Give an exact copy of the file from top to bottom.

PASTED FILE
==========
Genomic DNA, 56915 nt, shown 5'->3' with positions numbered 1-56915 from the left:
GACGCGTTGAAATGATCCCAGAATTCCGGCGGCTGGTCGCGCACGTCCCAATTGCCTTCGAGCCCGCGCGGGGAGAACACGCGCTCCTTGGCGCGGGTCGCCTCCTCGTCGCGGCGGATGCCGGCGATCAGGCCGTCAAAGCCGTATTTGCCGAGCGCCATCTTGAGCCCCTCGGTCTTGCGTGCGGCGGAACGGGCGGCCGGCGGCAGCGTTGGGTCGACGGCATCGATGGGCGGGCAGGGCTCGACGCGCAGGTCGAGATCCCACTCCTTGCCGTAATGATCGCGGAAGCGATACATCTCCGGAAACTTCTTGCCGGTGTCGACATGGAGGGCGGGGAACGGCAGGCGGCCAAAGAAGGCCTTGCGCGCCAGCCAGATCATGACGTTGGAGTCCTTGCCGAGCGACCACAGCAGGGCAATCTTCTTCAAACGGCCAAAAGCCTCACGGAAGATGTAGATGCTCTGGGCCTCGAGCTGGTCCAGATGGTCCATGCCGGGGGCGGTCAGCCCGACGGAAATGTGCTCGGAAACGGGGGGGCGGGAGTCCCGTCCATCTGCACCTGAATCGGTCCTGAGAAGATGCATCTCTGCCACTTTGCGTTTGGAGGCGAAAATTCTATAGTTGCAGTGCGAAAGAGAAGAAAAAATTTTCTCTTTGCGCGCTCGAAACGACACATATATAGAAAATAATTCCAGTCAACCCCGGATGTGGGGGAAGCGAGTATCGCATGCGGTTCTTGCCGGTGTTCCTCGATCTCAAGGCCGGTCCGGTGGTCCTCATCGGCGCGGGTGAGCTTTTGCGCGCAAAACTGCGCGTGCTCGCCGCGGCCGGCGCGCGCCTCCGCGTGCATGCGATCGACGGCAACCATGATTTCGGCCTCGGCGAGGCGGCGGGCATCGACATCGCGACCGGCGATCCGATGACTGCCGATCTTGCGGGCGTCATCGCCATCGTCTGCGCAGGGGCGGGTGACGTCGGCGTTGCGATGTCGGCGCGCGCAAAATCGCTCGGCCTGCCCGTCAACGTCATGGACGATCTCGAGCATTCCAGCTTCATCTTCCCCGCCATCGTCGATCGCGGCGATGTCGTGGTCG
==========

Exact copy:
Genomic DNA, 56915 nt, shown 5'->3' with positions numbered 1-56915 from the left:
GACGCGTTGAAATGATCCCAGAATTCCGGCGGCTGGTCGCGCACGTCCCAATTGCCTTCGAGCCCGCGCGGGGAGAACACGCGCTCCTTGGCGCGGGTCGCCTCCTCGTCGCGGCGGATGCCGGCGATCAGGCCGTCAAAGCCGTATTTGCCGAGCGCCATCTTGAGCCCCTCGGTCTTGCGTGCGGCGGAACGGGCGGCCGGCGGCAGCGTTGGGTCGACGGCATCGATGGGCGGGCAGGGCTCGACGCGCAGGTCGAGATCCCACTCCTTGCCGTAATGATCGCGGAAGCGATACATCTCCGGAAACTTCTTGCCGGTGTCGACATGGAGGGCGGGGAACGGCAGGCGGCCAAAGAAGGCCTTGCGCGCCAGCCAGATCATGACGTTGGAGTCCTTGCCGAGCGACCACAGCAGGGCAATCTTCTTCAAACGGCCAAAAGCCTCACGGAAGATGTAGATGCTCTGGGCCTCGAGCTGGTCCAGATGGTCCATGCCGGGGGCGGTCAGCCCGACGGAAATGTGCTCGGAAACGGGGGGGCGGGAGTCCCGTCCATCTGCACCTGAATCGGTCCTGAGAAGATGCATCTCTGCCACTTTGCGTTTGGAGGCGAAAATTCTATAGTTGCAGTGCGAAAGAGAAGAAAAAATTTTCTCTTTGCGCGCTCGAAACGACACATATATAGAAAATAATTCCAGTCAACCCCGGATGTGGGGGAAGCGAGTATCGCATGCGGTTCTTGCCGGTGTTCCTCGATCTCAAGGCCGGTCCGGTGGTCCTCATCGGCGCGGGTGAGCTTTTGCGCGCAAAACTGCGCGTGCTCGCCGCGGCCGGCGCGCGCCTCCGCGTGCATGCGATCGACGGCAACCATGATTTCGGCCTCGGCGAGGCGGCGGGCATCGACATCGCGACCGGCGATCCGATGACTGCCGATCTTGCGGGCGTCATCGCCATCGTCTGCGCAGGGGCGGGTGACGTCGGCGTTGCGATGTCGGCGCGCGCAAAATCGCTCGGCCTGCCCGTCAACGTCATGGACGATCTCGAGCATTCCAGCTTCATCTTCCCCGCCATCGTCGATCGCGGCGATGTCGTGGTCG